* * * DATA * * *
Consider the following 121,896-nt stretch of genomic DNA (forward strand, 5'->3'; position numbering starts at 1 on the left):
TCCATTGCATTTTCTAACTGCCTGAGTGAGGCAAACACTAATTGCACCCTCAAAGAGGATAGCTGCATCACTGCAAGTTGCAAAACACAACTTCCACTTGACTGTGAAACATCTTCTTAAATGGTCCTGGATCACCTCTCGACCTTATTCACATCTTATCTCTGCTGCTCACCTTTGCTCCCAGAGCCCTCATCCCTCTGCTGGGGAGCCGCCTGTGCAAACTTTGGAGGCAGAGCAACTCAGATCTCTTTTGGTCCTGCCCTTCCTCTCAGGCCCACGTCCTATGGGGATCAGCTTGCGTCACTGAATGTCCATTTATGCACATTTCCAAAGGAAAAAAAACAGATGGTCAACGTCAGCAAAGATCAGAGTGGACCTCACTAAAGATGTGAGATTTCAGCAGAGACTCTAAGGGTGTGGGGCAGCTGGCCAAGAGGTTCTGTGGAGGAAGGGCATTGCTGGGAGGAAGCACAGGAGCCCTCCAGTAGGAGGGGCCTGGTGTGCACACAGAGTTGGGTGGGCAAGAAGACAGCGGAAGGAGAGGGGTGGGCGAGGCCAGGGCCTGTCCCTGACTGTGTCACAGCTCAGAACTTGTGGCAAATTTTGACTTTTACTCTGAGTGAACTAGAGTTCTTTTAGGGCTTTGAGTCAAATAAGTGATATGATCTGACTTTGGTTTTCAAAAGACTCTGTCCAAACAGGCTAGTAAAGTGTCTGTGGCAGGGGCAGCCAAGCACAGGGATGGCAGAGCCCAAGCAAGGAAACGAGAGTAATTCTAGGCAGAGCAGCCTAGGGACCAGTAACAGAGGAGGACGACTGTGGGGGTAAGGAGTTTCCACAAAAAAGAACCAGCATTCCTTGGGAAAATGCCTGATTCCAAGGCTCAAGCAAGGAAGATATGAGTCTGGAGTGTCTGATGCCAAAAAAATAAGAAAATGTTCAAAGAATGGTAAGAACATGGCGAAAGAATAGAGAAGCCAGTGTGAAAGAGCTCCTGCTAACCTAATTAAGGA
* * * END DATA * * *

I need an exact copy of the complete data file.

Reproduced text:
Consider the following 121,896-nt stretch of genomic DNA (forward strand, 5'->3'; position numbering starts at 1 on the left):
TCCATTGCATTTTCTAACTGCCTGAGTGAGGCAAACACTAATTGCACCCTCAAAGAGGATAGCTGCATCACTGCAAGTTGCAAAACACAACTTCCACTTGACTGTGAAACATCTTCTTAAATGGTCCTGGATCACCTCTCGACCTTATTCACATCTTATCTCTGCTGCTCACCTTTGCTCCCAGAGCCCTCATCCCTCTGCTGGGGAGCCGCCTGTGCAAACTTTGGAGGCAGAGCAACTCAGATCTCTTTTGGTCCTGCCCTTCCTCTCAGGCCCACGTCCTATGGGGATCAGCTTGCGTCACTGAATGTCCATTTATGCACATTTCCAAAGGAAAAAAAACAGATGGTCAACGTCAGCAAAGATCAGAGTGGACCTCACTAAAGATGTGAGATTTCAGCAGAGACTCTAAGGGTGTGGGGCAGCTGGCCAAGAGGTTCTGTGGAGGAAGGGCATTGCTGGGAGGAAGCACAGGAGCCCTCCAGTAGGAGGGGCCTGGTGTGCACACAGAGTTGGGTGGGCAAGAAGACAGCGGAAGGAGAGGGGTGGGCGAGGCCAGGGCCTGTCCCTGACTGTGTCACAGCTCAGAACTTGTGGCAAATTTTGACTTTTACTCTGAGTGAACTAGAGTTCTTTTAGGGCTTTGAGTCAAATAAGTGATATGATCTGACTTTGGTTTTCAAAAGACTCTGTCCAAACAGGCTAGTAAAGTGTCTGTGGCAGGGGCAGCCAAGCACAGGGATGGCAGAGCCCAAGCAAGGAAACGAGAGTAATTCTAGGCAGAGCAGCCTAGGGACCAGTAACAGAGGAGGACGACTGTGGGGGTAAGGAGTTTCCACAAAAAAGAACCAGCATTCCTTGGGAAAATGCCTGATTCCAAGGCTCAAGCAAGGAAGATATGAGTCTGGAGTGTCTGATGCCAAAAAAATAAGAAAATGTTCAAAGAATGGTAAGAACATGGCGAAAGAATAGAGAAGCCAGTGTGAAAGAGCTCCTGCTAACCTAATTAAGGA